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Devil's Slide, Ca


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#1 pthomsen

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Posted 12 July 2017 - 01:11 AM

This is my first real attempt at shooting straight into the sun, and I like the high-aperture sun-flares, and the golden reflection off the ocean, but the sun itself doesn't look great to me... huge, white, and with some ugly pink fringing.

 

Any feedback would be greatly appreciated.

 

24mm f/25 40s ISO 100 with 10-stop ND filter

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#2 Roderick

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Posted 12 July 2017 - 02:28 AM

Beautiful location.

I don't know much about ND filters apart from the fact that I've got one.

When they compare them, colour fringing is often mentioned, I think, so I might vary from brand to brand.

There#s a strange effect (triangular)  that runs from the tip of the headland to the bottom of the frame... I'm guessing that its a shadow that has become exaggerated somehow ?



#3 pthomsen

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Posted 12 July 2017 - 10:00 AM

Beautiful location.

I don't know much about ND filters apart from the fact that I've got one.

When they compare them, colour fringing is often mentioned, I think, so I might vary from brand to brand.

There#s a strange effect (triangular)  that runs from the tip of the headland to the bottom of the frame... I'm guessing that its a shadow that has become exaggerated somehow ?

The dark triangle is the shadow cast by the rock, and because I brightened up the rock, I guess it looks overly dark. Good point... I'll maybe try to brighten that up a bit too.

 

I hadn't heard about color fringing in ND filters, but I will definitely look into it.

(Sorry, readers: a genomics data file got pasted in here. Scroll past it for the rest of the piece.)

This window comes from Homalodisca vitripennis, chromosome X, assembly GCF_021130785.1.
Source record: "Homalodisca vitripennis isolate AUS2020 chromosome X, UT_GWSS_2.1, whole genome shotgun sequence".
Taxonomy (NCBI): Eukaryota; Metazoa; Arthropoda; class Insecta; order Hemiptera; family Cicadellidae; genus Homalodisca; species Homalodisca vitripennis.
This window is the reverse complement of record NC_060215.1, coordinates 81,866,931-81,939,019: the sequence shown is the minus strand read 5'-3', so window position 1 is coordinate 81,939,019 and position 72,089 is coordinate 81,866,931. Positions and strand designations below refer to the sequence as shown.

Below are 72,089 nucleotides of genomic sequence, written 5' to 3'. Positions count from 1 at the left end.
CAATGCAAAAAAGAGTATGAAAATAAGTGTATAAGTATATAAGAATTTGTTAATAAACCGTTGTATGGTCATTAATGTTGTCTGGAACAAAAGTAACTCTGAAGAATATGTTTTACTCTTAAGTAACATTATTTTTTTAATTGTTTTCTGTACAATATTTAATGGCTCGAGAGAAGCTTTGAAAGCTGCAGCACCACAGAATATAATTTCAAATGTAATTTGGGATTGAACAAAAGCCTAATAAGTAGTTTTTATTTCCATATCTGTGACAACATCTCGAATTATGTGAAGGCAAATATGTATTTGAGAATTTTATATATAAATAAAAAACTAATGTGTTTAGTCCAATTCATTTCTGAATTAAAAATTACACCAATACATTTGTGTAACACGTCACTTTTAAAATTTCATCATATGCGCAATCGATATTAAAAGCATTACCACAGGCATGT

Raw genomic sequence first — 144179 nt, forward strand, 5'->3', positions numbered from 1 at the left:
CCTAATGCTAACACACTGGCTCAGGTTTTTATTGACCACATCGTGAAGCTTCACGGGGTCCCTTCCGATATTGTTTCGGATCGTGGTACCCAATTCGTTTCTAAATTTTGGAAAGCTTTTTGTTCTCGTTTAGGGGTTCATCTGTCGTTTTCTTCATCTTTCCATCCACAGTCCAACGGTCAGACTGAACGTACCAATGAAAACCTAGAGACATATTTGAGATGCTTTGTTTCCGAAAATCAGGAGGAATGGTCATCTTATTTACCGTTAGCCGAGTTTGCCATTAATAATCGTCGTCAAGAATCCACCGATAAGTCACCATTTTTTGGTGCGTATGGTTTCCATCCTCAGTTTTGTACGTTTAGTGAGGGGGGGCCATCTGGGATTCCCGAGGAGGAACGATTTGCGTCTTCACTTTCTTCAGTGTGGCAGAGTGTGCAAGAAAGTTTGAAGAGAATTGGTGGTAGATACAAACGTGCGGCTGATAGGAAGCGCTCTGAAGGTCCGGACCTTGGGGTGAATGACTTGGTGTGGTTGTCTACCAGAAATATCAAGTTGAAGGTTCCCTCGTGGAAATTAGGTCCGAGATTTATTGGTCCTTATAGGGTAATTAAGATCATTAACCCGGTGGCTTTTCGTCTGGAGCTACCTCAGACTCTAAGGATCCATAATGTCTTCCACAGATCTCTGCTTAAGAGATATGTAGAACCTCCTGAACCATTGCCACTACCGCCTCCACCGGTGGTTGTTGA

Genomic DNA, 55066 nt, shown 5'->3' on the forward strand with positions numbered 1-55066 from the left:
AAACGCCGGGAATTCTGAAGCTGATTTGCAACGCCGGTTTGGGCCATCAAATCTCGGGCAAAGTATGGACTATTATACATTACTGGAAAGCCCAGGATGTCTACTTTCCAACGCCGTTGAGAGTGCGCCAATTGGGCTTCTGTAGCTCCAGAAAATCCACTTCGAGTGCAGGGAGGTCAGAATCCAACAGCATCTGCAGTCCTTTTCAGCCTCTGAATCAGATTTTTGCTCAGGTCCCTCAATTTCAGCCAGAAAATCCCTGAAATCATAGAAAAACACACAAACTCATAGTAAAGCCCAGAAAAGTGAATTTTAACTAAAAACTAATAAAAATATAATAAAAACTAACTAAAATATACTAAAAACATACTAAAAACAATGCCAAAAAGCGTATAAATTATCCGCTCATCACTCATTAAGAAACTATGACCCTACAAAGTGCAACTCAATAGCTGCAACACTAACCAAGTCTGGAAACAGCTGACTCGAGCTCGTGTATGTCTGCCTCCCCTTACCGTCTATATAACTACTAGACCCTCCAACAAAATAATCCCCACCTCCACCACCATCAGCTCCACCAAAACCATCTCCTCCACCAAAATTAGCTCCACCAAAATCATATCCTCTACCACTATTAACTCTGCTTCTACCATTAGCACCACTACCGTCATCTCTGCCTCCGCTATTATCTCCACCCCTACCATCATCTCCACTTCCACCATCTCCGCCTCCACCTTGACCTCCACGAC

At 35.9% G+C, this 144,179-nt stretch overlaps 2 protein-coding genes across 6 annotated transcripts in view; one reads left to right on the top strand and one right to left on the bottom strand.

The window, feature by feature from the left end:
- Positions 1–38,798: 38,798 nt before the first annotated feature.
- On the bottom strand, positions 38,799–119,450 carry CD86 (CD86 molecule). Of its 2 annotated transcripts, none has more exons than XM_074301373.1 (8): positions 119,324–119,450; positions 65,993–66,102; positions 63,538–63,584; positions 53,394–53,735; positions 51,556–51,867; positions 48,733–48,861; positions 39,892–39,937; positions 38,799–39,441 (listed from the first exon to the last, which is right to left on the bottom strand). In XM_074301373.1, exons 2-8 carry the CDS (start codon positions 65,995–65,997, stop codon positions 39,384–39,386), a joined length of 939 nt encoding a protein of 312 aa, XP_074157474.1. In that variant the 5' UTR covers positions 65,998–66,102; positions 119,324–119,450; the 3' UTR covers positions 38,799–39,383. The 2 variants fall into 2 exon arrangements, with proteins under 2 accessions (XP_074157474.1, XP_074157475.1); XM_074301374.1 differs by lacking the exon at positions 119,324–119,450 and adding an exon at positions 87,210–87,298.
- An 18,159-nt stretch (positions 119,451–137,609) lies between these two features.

#4 Kerry Gordon

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Posted 12 July 2017 - 10:04 AM

I applaud your ambition but I'd recommend slowing down a bit.  Because you're trying a lot of things at once it's hard to isolate what's working and what's not.  

If this photograph is just for the sake of experimentation that would be one thing but, in terms of composition I don't know where your point of focus is.  I mean that both in terms of your literal focus point but more importantly, what you actually want me to look at.   For a shot like this you really need a commanding foreground otherwise it is just a shot of the sun, which in this case, isn't that interesting.  

The obvious question I would ask regarding this shot is why a 10 stop ND filter or even, why an ND filter at all?  What is it you are trying to accomplish, what is your vision for this image?  Are you after an ethereal feeling or, perhaps highlighting the motion of the water?  In this case, the ocean looks dead to me - very flat and lifeless, which I'm guessing was not your intention.   Again, if it is just about seeing what filters can do, that's one thing but if you're making art, what is it you want to convey?  Technique, in my opinion, has to be in the service of a vision.  Speaking for myself, my ideal would be for people to look at my photographs and not notice the technique at all but rather be affected by the experience (I say this as my wish not my current reality ;) .)  Technique would likely have something to do with that but ultimately it's the vision that matters.  I've seen some amazing photographs where the technique was nothing to write home about but the images had enormous visceral impact.  That's where I'd like to be someday.  I do understand your passion for learning.  I'm a technique freak myself.  But what I'm discovering is that in the end it's just a tool, not the thing itself.

That all being said, if you would like to work with ND filters I'd strongly recommend you buy quality.  Better to have one good piece of glass than three or four crappy ones.  Most of the cheaper filters are notorious for colour casts.  This seems to be the case with your shot - a lot of red not only in the sun but in the rock and water.  The best ND filters out there, in my opinion are the Formatt Hitech Firecrest filters (they are the ones I use.)  They are pricey but they are also incredibly clean.  Personally I prefer using the square filters with a holder but that's a matter of personal taste.  One thing about using the Formatt Hitech holder is that it is designed to be light sealed.  That may be another problem that you're facing in this shot.  Every time you use a filter you're putting space between the lens and the filter, which is a space where light can bounce around and do weird things.  Depending on whether you are using screw ons or square filters, sealing the gaps can sometimes make a difference.

Anyway, I really love your ambition and passion.  The most important thing for all of us is to keep shooting and keep learning.  Hope this is helpful.



#5 pthomsen